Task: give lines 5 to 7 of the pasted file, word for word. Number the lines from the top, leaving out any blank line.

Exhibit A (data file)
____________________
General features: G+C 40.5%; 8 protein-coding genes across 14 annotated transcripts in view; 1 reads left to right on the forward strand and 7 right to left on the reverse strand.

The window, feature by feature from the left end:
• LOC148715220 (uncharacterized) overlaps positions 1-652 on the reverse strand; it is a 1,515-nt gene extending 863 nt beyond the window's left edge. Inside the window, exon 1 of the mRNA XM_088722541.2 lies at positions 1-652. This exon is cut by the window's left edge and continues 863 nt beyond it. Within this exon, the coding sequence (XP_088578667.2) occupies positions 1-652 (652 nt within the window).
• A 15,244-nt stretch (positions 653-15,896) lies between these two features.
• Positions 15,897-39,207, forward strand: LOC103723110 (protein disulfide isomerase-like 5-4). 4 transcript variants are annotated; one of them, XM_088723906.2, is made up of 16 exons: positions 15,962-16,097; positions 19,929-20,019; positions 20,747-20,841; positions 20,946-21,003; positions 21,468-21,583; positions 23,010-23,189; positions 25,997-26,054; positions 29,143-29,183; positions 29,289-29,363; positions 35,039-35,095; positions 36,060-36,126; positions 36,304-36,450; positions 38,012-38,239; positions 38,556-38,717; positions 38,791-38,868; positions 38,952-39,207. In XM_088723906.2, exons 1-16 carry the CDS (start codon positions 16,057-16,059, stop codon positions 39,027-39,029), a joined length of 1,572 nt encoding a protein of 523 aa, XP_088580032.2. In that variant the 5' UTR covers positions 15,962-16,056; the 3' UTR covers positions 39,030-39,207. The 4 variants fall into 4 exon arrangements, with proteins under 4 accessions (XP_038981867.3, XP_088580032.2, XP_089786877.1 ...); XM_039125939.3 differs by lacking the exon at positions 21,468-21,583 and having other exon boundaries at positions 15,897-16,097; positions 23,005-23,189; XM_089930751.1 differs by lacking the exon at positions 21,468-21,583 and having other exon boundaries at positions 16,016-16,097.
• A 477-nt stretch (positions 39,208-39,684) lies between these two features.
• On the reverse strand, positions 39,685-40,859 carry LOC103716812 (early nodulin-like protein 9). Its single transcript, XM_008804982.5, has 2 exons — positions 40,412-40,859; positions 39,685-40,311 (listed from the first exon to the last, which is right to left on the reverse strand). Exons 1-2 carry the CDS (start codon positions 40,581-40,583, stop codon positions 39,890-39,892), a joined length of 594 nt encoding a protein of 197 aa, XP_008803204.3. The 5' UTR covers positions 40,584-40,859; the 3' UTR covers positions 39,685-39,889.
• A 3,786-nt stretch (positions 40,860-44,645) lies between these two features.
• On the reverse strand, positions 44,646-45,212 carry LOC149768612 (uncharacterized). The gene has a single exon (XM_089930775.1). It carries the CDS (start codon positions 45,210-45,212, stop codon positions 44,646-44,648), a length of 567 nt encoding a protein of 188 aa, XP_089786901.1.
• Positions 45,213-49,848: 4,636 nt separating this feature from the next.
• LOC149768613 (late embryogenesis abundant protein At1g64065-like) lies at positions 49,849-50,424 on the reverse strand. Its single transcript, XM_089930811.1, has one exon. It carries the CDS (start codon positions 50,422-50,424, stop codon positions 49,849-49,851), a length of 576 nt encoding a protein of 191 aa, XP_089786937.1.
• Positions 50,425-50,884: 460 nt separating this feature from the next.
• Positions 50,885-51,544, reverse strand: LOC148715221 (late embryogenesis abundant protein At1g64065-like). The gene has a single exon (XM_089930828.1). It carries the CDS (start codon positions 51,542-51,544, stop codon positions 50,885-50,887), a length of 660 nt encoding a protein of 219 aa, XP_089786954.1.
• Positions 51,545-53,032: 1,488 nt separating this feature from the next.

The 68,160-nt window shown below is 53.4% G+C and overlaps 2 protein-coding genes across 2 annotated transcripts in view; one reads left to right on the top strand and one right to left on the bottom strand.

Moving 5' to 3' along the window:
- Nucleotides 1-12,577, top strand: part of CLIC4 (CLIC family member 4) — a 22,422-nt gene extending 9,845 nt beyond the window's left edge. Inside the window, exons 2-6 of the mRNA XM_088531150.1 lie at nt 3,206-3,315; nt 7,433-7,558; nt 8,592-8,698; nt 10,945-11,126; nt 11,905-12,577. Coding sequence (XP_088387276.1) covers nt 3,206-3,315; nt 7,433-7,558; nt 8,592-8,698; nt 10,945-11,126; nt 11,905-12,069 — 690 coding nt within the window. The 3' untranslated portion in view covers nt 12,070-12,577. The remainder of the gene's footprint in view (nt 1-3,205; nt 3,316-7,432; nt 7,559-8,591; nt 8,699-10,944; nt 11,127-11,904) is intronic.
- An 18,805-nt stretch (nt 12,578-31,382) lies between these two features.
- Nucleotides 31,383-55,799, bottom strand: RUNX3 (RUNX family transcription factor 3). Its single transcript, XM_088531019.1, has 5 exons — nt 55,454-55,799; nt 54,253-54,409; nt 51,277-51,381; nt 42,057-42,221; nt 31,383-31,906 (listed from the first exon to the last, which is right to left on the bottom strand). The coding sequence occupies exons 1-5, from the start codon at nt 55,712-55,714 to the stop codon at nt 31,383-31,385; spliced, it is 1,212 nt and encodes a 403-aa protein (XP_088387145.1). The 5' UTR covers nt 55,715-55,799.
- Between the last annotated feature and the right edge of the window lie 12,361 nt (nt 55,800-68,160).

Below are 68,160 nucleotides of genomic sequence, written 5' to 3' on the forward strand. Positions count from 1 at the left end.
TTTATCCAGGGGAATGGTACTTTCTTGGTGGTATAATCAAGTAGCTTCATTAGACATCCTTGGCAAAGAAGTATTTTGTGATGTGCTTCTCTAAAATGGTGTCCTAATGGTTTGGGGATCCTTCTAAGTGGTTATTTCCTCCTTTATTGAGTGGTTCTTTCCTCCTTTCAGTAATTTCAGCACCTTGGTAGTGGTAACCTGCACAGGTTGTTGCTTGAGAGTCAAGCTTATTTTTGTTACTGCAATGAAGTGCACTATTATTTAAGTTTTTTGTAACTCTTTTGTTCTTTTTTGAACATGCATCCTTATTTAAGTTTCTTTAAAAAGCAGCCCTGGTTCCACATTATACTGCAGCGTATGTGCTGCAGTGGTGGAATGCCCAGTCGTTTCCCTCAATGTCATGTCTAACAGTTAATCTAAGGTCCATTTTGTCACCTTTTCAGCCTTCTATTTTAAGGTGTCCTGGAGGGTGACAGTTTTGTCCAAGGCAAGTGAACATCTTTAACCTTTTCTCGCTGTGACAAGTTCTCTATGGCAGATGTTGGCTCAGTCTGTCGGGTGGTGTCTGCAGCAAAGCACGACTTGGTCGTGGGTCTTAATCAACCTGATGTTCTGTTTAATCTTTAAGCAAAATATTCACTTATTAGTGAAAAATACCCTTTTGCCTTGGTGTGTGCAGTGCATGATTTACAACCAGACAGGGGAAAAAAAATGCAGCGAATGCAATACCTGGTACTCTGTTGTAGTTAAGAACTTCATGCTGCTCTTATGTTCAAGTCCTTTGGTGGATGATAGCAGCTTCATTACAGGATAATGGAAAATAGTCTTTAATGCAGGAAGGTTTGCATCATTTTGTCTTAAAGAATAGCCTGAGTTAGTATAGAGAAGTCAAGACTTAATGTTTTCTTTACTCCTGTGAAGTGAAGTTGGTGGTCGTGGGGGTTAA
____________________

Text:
• Positions 15,897-39,207, forward strand: LOC103723110 (protein disulfide isomerase-like 5-4). 4 transcript variants are annotated; one of them, XM_088723906.2, is made up of 16 exons: positions 15,962-16,097; positions 19,929-20,019; positions 20,747-20,841; positions 20,946-21,003; positions 21,468-21,583; positions 23,010-23,189; positions 25,997-26,054; positions 29,143-29,183; positions 29,289-29,363; positions 35,039-35,095; positions 36,060-36,126; positions 36,304-36,450; positions 38,012-38,239; positions 38,556-38,717; positions 38,791-38,868; positions 38,952-39,207. In XM_088723906.2, exons 1-16 carry the CDS (start codon positions 16,057-16,059, stop codon positions 39,027-39,029), a joined length of 1,572 nt encoding a protein of 523 aa, XP_088580032.2. In that variant the 5' UTR covers positions 15,962-16,056; the 3' UTR covers positions 39,030-39,207. The 4 variants fall into 4 exon arrangements, with proteins under 4 accessions (XP_038981867.3, XP_088580032.2, XP_089786877.1 ...); XM_039125939.3 differs by lacking the exon at positions 21,468-21,583 and having other exon boundaries at positions 15,897-16,097; positions 23,005-23,189; XM_089930751.1 differs by lacking the exon at positions 21,468-21,583 and having other exon boundaries at positions 16,016-16,097.
• A 477-nt stretch (positions 39,208-39,684) lies between these two features.
• On the reverse strand, positions 39,685-40,859 carry LOC103716812 (early nodulin-like protein 9). Its single transcript, XM_008804982.5, has 2 exons — positions 40,412-40,859; positions 39,685-40,311 (listed from the first exon to the last, which is right to left on the reverse strand). Exons 1-2 carry the CDS (start codon positions 40,581-40,583, stop codon positions 39,890-39,892), a joined length of 594 nt encoding a protein of 197 aa, XP_008803204.3. The 5' UTR covers positions 40,584-40,859; the 3' UTR covers positions 39,685-39,889.